Computer-based reconstructions of the cardiac ventricles of human embryos

Am J Cardiovasc Pathol. 1990;3(1):37-43.


The early appearance and relatively large size of the embryonic heart suggest that cardiac function is critical to early development. Previous studies had shown that an index derived from curvature and thickness of the ventricular wall provides an estimate of the pressure generating capacity of the myocardium. To obtain an estimate of the functional capability of the embryonic ventricle, images of serial histologic sections of eight normal human embryos, ranging from stages 9-23, from the Carnegie Embryological Collection were chosen for study. The contours of ventricular components were digitized and entered into a computer, and three-dimensional (3-D) reconstructions were created. Volumes of the components of the ventricles were determined, including the compact or outer portion of the ventricular wall, the cardiac jelly, the overall volume containing trabeculated myocardium in each ventricle, and the proportion of that volume consisting of muscle. The results showed a highly significant increase in overall ventricular size as a function of Carnegie stage and crown-rump length. Cardiac jelly was prominent in the early stages but was progressively replaced by the trabeculated muscle. The volume containing trabeculae had a consistent proportion of muscle, averaging 65%, for all stages after its appearance in stage 13. Curvature and thickness measurements of the compact part of the ventricles were made from images of the reconstructions. The mean curvature-thickness index (CTI) for the embryo hearts ranged from 0.24-0.61, and there was a significant increase in the index as a function of stage and crown-rump length.(ABSTRACT TRUNCATED AT 250 WORDS)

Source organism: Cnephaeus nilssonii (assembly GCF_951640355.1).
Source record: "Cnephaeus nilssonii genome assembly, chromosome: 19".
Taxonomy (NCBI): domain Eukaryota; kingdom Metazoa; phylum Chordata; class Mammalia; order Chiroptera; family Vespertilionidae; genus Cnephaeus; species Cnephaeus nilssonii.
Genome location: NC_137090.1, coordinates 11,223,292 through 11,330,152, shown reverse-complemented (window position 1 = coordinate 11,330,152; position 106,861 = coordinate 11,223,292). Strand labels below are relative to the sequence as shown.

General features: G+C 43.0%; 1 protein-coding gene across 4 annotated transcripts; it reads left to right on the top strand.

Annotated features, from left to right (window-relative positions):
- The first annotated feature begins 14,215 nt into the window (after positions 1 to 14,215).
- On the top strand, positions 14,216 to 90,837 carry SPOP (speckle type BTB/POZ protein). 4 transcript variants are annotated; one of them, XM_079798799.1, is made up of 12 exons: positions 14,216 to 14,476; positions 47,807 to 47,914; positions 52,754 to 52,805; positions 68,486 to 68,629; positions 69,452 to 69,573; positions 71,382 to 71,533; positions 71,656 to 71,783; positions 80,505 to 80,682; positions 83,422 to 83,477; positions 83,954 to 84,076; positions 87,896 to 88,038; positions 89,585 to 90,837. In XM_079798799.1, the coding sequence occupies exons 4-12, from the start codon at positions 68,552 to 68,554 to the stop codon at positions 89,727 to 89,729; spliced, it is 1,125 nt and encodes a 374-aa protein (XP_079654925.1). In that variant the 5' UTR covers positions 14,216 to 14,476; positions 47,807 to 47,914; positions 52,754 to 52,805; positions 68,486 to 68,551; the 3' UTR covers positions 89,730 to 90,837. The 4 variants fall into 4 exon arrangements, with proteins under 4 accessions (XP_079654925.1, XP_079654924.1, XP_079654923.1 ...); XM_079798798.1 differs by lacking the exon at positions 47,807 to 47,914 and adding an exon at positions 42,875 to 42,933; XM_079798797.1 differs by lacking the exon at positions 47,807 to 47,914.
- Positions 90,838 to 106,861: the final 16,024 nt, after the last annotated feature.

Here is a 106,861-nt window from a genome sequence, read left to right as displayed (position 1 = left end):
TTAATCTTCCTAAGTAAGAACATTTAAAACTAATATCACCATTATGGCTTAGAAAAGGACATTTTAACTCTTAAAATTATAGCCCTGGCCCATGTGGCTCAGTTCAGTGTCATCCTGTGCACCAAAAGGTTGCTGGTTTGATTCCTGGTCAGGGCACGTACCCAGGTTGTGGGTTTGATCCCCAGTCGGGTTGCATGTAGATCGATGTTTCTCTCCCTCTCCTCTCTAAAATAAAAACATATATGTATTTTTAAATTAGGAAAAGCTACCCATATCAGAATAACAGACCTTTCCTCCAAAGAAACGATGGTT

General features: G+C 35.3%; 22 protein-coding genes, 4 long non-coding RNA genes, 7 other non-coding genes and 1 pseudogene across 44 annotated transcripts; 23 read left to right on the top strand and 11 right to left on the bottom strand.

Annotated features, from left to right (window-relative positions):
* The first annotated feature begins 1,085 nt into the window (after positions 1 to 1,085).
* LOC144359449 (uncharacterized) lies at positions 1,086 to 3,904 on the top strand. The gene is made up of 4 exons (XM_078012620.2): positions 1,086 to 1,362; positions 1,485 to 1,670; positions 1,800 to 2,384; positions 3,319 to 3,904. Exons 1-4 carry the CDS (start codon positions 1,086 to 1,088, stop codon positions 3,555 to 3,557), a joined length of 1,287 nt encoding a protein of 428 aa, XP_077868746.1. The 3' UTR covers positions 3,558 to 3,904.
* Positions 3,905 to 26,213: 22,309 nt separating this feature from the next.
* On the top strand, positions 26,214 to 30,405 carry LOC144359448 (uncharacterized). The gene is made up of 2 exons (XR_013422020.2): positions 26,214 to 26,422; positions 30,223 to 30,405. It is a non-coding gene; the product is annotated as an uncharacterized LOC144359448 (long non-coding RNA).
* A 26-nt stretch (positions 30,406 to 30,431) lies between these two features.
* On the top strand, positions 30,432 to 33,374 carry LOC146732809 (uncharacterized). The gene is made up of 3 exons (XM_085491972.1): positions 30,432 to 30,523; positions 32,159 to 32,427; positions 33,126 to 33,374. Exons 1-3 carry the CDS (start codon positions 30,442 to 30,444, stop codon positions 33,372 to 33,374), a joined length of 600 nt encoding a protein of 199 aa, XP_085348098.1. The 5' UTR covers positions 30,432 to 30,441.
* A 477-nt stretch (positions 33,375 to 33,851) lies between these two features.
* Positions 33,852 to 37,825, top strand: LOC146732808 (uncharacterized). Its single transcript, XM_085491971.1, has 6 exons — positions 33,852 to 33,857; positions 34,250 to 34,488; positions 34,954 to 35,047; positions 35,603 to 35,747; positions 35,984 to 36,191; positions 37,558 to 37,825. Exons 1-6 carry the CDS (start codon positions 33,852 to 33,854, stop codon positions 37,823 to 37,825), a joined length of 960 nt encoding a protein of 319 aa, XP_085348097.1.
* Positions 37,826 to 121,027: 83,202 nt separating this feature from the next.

Publication types

  • Research Support, U.S. Gov't, P.H.S.

MeSH terms

  • Biometry
  • Cardiac Volume
  • Heart / embryology*
  • Heart Ventricles / embryology
  • Humans
  • Image Processing, Computer-Assisted*
  • Photomicrography
  • Ventricular Function